A Singer Forges Career Amid Obstacles

Article, photos and video by Vanessa Santana

HAVANA — On a recent Monday night at Cafetería Sofía in the Vedado neighborhood , the chatter and cigarette smoke of locals and tourists alike filled the venue. With the band’s introduction, a 37-year-old Afro-Cuban singer gracefully approached the microphone on stage.

Loipa Pinós Villalón at Havana's Cafe Madigral, where she performs.
Loipa Pinós Villalón at Havana’s Cafe Madigral, where she performs.

With her radiant smile and a pair of maracas in hand, she rhythmically swayed to the band’s beat. In seconds, her voice turned the casual café into a lively dancehall.

Loipa Pinós Villalón conveys her deep passion for music every time she performs. The resilient single mother of a young son has found a way to continue her career as a Cuban soloist despite limited resources, instances of racism and other challenges.

“This is a constant career where learning never ends, especially in my country – a place infinitely rich in musical history and culture,” said the artist, who was born in Guanabacoa, a neighborhood in eastern Havana.

Cuba prides itself on its music, a main component of the nation’s cultural identity, a place where artists are well respected, are supposed to have a high standard of living in the socialist system and can travel more freely than most Cubans.

But these benefits have yet to reach Pinós Villalón, she said.

“I have been rejected from singing at certain places because I am black,” she said. They have told me I’d have to straighten my hair, use wigs or even dye my hair in order perform – so I could look more white and less black,” she said . “I used to cry many nights. But then I realized I am who I am and I cannot continue to change my identity to please others.”

The issue of race is not a foreign concept in Cuba, where the population of 11 million is more than 60 percent black or mixed race, according to the Institute for Cuban and Cuban-American Studies at the University of Miami.

“It’s a very important observation to see the relationship between economic competition and racial discrimination,” said Robin J. Hayes, who is on the faculty of the New School in New York, after a recent New York screening of her award-winning documentary Black and Cuba. “When one feels like they’re in the Hunger Games, chasing after every dollar, and feeling economically insecure, the racial divides become exacerbated.”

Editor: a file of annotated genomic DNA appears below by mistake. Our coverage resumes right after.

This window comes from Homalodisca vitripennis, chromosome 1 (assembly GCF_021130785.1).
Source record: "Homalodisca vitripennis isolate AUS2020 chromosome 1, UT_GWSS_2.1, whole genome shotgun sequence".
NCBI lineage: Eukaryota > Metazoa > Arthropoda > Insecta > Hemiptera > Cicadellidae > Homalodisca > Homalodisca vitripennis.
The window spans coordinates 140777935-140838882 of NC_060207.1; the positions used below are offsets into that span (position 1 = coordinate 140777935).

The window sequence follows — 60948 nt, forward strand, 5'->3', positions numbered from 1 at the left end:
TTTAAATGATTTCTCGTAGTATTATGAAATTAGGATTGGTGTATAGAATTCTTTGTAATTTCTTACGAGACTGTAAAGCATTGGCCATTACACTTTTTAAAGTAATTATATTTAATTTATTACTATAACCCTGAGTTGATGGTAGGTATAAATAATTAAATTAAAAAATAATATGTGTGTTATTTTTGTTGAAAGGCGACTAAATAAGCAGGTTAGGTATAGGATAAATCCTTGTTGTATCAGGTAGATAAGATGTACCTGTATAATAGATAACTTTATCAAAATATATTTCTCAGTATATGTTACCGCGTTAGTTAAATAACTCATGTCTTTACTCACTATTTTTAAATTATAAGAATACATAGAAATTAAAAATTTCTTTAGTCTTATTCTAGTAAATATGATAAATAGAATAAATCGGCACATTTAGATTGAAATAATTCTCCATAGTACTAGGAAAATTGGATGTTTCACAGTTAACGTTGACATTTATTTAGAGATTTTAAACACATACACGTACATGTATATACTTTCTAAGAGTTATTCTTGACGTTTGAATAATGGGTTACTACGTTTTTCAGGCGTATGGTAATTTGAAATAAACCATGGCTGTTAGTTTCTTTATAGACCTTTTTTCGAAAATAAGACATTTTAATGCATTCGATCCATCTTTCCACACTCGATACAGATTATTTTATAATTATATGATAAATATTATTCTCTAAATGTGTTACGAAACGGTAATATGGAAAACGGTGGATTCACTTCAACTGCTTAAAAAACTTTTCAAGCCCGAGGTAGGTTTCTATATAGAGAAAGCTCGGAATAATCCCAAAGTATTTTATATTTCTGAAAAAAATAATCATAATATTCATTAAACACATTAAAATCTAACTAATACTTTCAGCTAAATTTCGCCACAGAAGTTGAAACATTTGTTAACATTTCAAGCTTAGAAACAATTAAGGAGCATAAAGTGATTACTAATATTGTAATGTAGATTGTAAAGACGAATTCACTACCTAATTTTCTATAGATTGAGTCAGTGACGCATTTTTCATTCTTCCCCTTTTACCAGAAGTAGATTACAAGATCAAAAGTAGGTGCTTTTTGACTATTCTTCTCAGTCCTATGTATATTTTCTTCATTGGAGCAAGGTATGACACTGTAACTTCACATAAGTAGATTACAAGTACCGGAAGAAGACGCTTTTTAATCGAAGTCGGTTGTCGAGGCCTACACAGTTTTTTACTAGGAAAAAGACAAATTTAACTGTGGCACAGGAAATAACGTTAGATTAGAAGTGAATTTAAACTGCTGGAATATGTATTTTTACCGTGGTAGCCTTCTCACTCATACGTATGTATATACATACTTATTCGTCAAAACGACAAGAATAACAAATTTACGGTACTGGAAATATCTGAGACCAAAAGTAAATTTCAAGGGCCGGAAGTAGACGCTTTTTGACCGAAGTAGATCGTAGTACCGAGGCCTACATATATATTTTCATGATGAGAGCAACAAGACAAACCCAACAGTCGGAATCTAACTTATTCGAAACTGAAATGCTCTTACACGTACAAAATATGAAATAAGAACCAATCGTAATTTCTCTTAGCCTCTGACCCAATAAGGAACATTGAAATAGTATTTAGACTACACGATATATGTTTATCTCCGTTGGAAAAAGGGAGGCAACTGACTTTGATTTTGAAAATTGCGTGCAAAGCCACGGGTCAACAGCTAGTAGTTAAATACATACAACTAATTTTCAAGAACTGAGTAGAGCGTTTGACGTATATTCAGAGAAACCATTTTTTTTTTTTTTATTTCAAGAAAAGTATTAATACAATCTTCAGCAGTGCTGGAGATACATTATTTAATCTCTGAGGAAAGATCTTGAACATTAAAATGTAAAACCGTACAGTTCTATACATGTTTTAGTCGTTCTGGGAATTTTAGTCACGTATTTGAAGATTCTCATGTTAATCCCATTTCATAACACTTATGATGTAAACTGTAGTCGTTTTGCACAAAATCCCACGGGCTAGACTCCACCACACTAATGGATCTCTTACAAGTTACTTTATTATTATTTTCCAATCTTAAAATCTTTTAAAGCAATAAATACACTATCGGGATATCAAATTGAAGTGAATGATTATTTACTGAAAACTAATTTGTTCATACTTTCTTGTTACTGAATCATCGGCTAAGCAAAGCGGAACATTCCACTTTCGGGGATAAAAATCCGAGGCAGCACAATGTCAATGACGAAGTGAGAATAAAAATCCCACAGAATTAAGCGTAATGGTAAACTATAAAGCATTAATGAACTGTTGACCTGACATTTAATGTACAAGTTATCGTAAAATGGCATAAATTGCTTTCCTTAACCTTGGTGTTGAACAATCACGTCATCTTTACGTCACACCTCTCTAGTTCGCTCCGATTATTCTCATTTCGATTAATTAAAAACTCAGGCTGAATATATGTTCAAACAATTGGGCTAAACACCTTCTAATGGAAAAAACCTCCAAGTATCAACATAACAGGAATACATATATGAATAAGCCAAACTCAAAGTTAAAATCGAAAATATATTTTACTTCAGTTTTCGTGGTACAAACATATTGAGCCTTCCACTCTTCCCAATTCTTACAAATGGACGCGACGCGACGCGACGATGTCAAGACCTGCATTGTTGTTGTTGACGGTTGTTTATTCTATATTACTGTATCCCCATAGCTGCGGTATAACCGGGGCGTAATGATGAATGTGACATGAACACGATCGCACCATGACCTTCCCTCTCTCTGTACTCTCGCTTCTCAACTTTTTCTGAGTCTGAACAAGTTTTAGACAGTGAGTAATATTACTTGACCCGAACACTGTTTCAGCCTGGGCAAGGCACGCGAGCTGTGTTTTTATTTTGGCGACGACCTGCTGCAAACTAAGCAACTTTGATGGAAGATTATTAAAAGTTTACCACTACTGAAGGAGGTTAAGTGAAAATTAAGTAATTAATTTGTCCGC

Cuba’s socialist government, put in place in 1959 after the revolution led by Fidel Castro, somewhat evened the playing field among races with its jobs programs and free health services and education for all, Hayes said, adding that the slow introduction of economic reforms in recent years has brought more attention to imbalances in opportunities along race lines.

Pinós Villalón came late to her musical career. She said she first studied gastronomy, hoping to work in Cuba’s thriving tourism industry, although she always thought she would eventually follow her true passion. As soon as she learned fluent English at the Técnico Medio School, she stopped attending the school to pursue a singing career.

The daughter of a Russian translator and a mathematician, no one in her immediate family had a musical background, forcing her to learn alone through trial and error. She has also taken on other jobs to sustain a life for her and her 3-year-old son, David. She has worked as a hair stylist, makeup artist a seamstress and designer.

At 26, Pinós Villalón enrolled in the Gerardo Delgado Guanche Conservatory, where she studied classical guitar for four years. Since then, she has learned to play more instruments, such as minor percussion, including the güira, a cylindrical metal percussion instrument, and maracas, and the piano.

“The school certified me as a musician, not a singer, so I had to continue to find ways to prove that I could work as a singer,” she said.

Pinós Villalón is building her career at a time when tourism is growing in Cuba, a factor that one scholar said has created obstacles for Afro-Cubans in entertainment.

“There is a certain image Cuba wants to sell to tourists,” said Lourdes Gil, a Cuban-born poet, essayist and professor at Baruch College. “Unfortunately that image may favor the young, whiter-skinned performer, because it is what tourists would rather see and want to pay for. And that is a form of discrimination. Prejudice is still alive and well.”

Pinós Villalón at Cafetería Sofía in Havana.
Pinós Villalón at Cafetería Sofía in Havana.

Pinós Villalón said she continues to work on her music, studying her inspirations, including Ella Fitzgerald, Whitney Houston and the Beatles. Her curiosity resulted in her performing in different genres – from operas and ballads to jazz and salsa. Self-taught, she sings in English, French, Portuguese and Italian.

For seven years, she performed at the National Lyric Theatre of Cuba, and her drive has gained her performances all over Cuba.

“Cubans are emotional, we are passionate,” she said. “As a singer, this is the only way I know to resonate. Because a Cuban without passion is not Cuban,” Adding: “I want to know, see and learn other cultures. I know isn’t easy, but it’s my dream. And no matter what, I’d always come back to Cuba. My land, my people – nowhere else in the world compares.”